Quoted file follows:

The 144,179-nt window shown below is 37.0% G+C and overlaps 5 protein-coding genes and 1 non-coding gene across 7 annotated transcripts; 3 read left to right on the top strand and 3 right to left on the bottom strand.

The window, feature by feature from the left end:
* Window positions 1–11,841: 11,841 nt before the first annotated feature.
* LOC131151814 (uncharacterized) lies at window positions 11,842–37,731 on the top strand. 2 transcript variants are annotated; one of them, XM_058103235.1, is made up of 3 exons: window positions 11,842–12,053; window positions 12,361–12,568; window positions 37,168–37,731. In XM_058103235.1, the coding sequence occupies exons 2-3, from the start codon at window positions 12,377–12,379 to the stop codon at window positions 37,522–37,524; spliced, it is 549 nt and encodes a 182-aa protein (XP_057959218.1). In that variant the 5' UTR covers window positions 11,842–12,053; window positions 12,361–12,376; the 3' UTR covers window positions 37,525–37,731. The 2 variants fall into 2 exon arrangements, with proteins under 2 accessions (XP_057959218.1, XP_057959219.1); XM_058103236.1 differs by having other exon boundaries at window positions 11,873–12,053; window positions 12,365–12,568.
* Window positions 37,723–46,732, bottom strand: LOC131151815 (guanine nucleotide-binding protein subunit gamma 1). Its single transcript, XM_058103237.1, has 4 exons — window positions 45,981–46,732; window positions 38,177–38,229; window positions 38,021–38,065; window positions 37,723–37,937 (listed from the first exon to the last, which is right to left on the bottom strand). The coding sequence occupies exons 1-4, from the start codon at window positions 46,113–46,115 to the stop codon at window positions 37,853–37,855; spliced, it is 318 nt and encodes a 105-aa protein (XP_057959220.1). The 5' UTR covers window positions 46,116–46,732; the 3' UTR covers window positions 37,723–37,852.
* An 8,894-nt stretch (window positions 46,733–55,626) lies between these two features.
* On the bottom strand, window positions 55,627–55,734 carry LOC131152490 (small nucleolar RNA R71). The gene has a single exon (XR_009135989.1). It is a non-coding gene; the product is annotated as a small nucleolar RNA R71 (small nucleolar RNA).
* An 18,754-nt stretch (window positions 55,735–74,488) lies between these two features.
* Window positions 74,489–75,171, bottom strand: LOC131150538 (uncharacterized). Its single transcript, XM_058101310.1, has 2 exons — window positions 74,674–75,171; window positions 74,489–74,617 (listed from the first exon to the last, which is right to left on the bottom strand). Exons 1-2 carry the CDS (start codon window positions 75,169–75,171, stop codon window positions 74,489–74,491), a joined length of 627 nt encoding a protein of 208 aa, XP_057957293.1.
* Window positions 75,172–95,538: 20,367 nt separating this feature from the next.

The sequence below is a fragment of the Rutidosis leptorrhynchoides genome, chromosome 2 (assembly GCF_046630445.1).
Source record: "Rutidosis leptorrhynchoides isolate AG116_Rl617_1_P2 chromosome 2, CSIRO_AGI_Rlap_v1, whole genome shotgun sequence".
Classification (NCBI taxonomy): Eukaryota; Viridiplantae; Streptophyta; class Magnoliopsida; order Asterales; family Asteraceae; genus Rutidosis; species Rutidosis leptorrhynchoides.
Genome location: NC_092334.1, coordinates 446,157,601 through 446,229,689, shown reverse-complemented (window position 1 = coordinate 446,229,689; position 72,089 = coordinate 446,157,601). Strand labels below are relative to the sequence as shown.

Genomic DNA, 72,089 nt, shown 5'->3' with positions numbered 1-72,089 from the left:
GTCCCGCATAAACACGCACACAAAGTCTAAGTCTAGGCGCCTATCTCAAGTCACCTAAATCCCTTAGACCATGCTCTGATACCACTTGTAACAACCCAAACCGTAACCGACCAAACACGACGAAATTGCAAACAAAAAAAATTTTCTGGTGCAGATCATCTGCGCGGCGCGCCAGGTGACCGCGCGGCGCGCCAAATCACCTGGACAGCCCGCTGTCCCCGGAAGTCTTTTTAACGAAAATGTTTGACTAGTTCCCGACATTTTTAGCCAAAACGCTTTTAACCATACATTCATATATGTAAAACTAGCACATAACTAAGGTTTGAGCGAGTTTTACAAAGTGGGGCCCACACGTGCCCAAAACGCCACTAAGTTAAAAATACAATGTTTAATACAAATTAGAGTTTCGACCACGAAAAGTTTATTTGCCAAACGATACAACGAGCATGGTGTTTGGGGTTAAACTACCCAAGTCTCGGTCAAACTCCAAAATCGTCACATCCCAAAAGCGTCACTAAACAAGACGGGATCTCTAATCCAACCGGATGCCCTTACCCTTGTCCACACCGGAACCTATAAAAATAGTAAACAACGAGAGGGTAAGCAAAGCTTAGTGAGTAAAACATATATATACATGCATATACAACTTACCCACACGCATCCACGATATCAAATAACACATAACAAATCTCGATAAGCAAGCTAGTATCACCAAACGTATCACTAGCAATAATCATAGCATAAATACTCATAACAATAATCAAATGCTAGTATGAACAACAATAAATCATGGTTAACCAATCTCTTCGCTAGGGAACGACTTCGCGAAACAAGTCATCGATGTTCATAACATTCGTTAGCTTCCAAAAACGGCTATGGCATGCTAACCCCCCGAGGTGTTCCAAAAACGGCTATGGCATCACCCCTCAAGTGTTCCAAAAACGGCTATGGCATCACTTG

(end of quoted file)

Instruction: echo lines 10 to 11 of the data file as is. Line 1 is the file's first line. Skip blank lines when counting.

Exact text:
* Window positions 75,172–95,538: 20,367 nt separating this feature from the next.

The sequence below is a fragment of the Rutidosis leptorrhynchoides genome, chromosome 2 (assembly GCF_046630445.1).